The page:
2. Physiological: High-definition stroboscopic filming of the vocal folds in action gives the most reliable method of assessing vocal health. The singers also had electroglottographic recordings of their larynx activity; this measures the behaviour of the vocal folds using small, low-voltage electrodes placed on the skin either side of the larynx.
  3. Acoustic Two acoustic evaluations were used: the first was the Voice Range Profile (VRP). The output from a voice range profile is presented as a phonetogram, which plots the singer’s dynamic range as a function of frequency. The phonetogram is widely regarding as giving a valid, reliable profile of an individual’s vocal capabilities in terms of control of pitch range (fundamental frequency) and loudness (intensity). The second measure used is a standard evaluation known as the Dysphonia Severity Index. This uses the information from the VRP in a calculation to give a single numerical figure to represent the singer’s vocal health.
  4. Aerodynamic efficiency: This assessment is simply the maximum time for which the singer can sustain a note.
  5. Subjective rating by the individual singer: The rating used was the Singer’s Vocal Health Index 10. This is a series of ten questions designed to evaluate the vocal health of the singer according to their own experience.



Applications for choral directors and singers…


The survey confirmed that the majority of choral singers do not take regular singing lessons. Therefore it is essential that conductors learn for themselves the basics of healthy singing voice, so that they can model effectively for their choirs and understand the challenges that their singers face during rehearsal. If this is not possible, regular workshops with singing voice professionals, (preferably those who are experienced at working with choral groups) is recommended.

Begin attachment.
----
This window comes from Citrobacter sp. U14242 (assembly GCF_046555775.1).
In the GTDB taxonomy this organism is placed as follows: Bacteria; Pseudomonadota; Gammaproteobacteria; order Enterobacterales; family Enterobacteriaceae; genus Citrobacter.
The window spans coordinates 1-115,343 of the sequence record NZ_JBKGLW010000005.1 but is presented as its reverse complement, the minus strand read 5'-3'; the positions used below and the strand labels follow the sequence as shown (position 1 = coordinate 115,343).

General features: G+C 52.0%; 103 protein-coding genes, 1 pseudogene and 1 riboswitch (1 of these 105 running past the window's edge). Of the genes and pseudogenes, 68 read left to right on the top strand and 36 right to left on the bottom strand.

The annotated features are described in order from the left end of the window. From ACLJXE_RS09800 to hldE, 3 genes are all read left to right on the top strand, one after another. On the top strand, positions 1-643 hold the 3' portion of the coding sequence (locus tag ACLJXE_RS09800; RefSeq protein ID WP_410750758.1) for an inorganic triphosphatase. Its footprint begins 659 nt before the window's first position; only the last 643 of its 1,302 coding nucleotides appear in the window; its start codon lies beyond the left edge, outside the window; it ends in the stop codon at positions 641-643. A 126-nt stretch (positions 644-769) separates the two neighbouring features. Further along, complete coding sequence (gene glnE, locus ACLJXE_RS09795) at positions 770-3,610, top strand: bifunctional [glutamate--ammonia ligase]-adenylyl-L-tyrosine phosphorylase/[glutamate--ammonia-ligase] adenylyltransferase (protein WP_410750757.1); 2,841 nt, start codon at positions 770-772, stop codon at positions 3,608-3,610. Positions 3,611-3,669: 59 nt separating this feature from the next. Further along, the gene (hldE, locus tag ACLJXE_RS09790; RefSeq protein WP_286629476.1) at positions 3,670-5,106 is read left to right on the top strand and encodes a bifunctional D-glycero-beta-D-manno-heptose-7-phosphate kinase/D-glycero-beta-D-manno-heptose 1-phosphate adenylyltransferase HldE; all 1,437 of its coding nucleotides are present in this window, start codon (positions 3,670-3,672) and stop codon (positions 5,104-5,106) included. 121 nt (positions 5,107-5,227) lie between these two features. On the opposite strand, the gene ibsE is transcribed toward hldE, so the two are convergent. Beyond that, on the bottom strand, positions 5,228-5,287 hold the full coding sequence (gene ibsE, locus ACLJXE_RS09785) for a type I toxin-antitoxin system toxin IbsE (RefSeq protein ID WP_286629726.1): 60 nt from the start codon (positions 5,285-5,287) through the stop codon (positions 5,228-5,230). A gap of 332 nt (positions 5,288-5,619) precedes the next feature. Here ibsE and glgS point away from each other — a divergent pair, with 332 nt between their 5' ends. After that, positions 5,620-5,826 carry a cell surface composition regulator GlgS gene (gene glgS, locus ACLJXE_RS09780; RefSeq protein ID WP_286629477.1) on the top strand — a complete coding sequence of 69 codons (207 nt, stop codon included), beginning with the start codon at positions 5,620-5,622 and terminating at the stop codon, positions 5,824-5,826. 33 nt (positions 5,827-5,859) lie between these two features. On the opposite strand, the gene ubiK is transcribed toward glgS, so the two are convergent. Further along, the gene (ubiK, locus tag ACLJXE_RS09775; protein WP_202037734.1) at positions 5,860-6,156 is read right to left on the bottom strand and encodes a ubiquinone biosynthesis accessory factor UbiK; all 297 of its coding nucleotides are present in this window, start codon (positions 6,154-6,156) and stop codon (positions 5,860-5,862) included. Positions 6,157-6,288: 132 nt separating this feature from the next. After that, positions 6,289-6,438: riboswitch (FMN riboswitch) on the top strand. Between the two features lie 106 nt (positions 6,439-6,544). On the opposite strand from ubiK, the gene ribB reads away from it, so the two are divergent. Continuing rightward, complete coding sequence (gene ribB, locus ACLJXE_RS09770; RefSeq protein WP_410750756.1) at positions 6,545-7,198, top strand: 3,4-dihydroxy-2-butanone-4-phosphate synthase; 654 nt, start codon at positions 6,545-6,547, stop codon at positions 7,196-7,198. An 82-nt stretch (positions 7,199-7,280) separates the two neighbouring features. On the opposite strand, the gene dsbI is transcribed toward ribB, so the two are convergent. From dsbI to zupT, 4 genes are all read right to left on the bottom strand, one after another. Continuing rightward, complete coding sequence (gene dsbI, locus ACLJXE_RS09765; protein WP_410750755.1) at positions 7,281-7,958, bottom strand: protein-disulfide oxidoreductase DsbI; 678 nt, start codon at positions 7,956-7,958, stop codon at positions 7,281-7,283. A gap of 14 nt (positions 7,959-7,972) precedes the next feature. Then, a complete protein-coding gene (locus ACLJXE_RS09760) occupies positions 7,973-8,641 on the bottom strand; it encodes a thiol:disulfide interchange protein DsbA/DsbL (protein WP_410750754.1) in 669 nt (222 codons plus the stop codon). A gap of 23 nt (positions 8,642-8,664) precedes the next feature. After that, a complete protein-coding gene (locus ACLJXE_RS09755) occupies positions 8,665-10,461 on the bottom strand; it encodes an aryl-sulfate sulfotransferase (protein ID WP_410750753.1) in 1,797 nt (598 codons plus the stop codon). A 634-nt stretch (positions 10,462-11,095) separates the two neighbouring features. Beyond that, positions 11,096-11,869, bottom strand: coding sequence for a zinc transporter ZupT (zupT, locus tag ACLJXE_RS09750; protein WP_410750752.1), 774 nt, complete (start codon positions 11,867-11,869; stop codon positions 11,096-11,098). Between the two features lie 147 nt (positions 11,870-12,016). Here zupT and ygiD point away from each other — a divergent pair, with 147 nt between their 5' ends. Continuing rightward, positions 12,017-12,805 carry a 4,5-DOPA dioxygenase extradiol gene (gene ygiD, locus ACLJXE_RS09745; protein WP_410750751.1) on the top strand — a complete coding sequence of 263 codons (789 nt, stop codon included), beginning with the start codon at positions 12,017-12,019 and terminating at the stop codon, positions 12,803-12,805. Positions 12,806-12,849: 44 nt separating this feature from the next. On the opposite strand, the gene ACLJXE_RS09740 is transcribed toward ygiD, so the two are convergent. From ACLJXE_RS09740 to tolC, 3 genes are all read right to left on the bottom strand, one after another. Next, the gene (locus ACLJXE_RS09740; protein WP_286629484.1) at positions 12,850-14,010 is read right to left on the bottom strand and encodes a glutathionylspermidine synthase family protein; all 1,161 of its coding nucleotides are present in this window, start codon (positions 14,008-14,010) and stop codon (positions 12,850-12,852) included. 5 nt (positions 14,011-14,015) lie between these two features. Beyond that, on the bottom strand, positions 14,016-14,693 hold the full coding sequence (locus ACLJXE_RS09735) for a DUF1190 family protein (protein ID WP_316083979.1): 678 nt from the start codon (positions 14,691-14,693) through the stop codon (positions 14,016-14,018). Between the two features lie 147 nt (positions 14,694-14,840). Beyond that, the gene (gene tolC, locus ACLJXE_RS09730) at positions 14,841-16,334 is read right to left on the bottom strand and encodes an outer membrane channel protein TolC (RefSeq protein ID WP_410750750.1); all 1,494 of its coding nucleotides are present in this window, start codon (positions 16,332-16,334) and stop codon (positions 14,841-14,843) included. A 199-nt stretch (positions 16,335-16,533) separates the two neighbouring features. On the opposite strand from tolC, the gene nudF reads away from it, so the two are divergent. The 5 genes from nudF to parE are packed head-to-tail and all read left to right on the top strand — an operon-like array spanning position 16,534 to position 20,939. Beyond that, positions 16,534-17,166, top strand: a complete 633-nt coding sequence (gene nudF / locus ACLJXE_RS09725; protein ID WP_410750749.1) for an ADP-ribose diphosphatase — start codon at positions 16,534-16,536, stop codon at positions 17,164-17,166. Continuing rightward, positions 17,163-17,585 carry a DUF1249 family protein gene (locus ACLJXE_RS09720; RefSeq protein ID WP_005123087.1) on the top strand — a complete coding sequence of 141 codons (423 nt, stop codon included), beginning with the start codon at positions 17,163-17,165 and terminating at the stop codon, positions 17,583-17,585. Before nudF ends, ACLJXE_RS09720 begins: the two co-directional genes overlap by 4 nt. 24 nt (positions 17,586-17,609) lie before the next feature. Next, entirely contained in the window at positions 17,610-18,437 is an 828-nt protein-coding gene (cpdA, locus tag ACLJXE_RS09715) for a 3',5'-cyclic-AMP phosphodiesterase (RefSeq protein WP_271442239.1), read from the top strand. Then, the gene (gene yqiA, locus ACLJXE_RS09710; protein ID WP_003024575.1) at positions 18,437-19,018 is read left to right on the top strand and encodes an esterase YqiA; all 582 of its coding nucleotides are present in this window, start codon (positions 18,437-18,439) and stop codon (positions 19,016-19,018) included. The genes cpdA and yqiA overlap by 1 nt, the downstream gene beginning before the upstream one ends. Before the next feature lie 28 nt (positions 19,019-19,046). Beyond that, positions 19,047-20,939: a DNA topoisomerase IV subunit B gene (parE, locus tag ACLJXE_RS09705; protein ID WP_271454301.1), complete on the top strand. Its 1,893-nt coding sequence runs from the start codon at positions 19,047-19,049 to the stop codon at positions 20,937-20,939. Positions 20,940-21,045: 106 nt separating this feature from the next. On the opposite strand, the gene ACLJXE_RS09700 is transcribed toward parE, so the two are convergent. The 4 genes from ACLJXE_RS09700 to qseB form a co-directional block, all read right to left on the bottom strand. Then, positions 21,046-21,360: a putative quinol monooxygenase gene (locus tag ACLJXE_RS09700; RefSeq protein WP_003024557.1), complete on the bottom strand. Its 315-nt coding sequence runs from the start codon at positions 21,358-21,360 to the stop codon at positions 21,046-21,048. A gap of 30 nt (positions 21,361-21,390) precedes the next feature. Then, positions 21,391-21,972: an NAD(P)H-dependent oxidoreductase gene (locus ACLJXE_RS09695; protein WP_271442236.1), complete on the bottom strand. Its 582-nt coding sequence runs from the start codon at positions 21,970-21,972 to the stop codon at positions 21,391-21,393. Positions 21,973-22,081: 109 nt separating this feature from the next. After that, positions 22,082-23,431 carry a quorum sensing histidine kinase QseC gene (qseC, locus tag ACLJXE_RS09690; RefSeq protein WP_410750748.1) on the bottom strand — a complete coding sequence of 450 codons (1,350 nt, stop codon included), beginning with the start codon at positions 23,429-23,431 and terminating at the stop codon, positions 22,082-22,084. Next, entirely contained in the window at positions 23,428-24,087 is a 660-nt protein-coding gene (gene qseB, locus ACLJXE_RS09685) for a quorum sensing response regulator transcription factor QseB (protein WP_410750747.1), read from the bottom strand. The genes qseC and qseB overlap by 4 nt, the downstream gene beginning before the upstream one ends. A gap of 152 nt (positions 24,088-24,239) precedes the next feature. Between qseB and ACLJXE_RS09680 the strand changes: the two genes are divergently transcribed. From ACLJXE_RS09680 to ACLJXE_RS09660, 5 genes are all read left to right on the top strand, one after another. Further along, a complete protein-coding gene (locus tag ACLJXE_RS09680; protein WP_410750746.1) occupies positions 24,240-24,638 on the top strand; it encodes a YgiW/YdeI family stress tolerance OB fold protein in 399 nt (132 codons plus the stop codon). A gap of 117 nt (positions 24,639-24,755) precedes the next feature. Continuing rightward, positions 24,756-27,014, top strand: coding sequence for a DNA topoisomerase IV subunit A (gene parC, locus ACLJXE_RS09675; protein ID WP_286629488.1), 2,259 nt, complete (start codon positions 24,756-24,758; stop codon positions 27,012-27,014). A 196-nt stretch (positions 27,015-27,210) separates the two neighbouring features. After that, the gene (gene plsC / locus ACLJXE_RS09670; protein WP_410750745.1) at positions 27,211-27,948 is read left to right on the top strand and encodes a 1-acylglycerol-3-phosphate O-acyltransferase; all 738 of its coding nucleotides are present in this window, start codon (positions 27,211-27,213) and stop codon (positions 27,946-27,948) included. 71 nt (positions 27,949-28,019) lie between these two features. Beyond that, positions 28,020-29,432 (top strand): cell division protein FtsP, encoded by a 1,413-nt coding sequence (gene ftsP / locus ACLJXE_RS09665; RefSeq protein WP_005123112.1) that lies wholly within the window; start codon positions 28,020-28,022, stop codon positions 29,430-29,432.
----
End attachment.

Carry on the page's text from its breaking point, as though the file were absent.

The results of the survey demonstrated a significant level of association between wanting to change choral part and vocal fatigue. It is recommended that conductors and choral leaders pay attention to choir members who indicate that they are unhappy in their choral part (whether assigned or self-selected). Although our survey is not able to demonstrate a link between singer fatigue, age and choral part, the literature indicates that singers may need to change choral part as they get older #[1]#.


From the results of the survey it appears that more singers are engaged in singing classical music than in rock, pop and commercial styles. However, our results found no link between vocal fatigue and style of repertoire. This is good news for those singers who are not interested in singing classical music, since it supports the hypothesis that no one type of singing is more healthy than another.


The results of the survey indicated a significant level of association between speaking voice fatigue and singing voice fatigue. This is important information for both conductors and singers of choral music. It would be useful for choirs to have information sheets available on voice care and common voice problems such as those provided by the British Voice Association and similar organisations. These should be available for all choir members. Conductors should also listen to singers’ speaking voices for any underlying huskiness, creakiness or inability to project effectively, as these might be indicators of a tired speaking voice. Choral singers who do experience these are advised to practise a simple warm-up for speaking voice or to seek advice from a voice expert, particularly if they experience vocal fatigue regularly during or after choir rehearsals.


Professor David Howard, Dr Gillyanne Kayes, Dr Jenevora Williams and Dr Christian Herbst




#1. Smith, B. and R. Sataloff, Choral Pedagogy and the Older Singer2012: Plural Publishing Inc.#




The distribution of ages in the singers
The distribution of ages in the singers
The distribution of musical styles sung by the choirs in the survey
The distribution of musical styles sung by the choirs in the survey
The nature of the warm-up at the start of rehearsal
The nature of the warm-up at the start of rehearsal

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With the support of the Culture programme of the European Union.